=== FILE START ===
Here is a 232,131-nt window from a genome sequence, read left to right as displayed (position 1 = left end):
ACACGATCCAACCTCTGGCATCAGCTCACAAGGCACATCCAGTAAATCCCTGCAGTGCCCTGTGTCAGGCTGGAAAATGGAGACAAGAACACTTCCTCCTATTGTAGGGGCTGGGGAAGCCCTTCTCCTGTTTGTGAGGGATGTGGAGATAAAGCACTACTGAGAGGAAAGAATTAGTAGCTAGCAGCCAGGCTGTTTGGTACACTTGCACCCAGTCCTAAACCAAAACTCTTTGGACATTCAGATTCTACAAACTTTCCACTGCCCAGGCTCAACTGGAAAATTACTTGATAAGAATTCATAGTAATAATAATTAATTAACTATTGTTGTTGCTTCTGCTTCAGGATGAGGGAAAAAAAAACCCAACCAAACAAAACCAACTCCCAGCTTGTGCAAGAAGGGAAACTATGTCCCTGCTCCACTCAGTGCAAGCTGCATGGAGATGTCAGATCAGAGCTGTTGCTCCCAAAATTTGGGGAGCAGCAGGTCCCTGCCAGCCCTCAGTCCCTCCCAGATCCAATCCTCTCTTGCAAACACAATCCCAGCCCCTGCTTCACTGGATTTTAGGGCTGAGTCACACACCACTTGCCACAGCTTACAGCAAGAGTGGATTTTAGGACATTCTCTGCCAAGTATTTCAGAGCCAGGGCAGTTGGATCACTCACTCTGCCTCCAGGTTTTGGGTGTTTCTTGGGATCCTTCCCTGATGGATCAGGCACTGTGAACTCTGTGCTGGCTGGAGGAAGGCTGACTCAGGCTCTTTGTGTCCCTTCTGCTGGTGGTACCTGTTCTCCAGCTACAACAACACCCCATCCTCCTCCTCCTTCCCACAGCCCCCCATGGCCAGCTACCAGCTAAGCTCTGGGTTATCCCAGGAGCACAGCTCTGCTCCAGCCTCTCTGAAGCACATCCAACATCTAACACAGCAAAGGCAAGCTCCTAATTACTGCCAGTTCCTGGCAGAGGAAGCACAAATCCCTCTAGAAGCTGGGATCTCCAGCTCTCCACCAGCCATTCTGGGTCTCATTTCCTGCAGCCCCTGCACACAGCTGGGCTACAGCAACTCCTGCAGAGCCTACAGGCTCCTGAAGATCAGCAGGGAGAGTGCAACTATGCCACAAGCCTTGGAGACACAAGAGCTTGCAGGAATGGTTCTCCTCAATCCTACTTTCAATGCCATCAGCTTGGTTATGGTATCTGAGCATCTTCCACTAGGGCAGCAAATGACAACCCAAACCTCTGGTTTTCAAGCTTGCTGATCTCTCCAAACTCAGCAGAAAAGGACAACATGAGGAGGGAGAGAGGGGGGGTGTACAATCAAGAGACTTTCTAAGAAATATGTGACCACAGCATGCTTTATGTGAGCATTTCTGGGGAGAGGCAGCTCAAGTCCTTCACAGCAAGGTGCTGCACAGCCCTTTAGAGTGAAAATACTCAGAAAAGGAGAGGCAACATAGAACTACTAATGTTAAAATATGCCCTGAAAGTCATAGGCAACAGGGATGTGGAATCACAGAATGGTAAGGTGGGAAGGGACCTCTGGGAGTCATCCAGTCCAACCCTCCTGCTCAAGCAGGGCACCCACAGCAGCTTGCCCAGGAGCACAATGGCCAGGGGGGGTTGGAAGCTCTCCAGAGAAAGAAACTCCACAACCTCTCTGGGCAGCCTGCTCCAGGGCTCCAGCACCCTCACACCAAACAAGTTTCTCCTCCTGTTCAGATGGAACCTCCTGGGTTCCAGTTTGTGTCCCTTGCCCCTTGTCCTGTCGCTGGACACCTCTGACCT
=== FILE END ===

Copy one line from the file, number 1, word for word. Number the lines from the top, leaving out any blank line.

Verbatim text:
Here is a 232,131-nt window from a genome sequence, read left to right as displayed (position 1 = left end):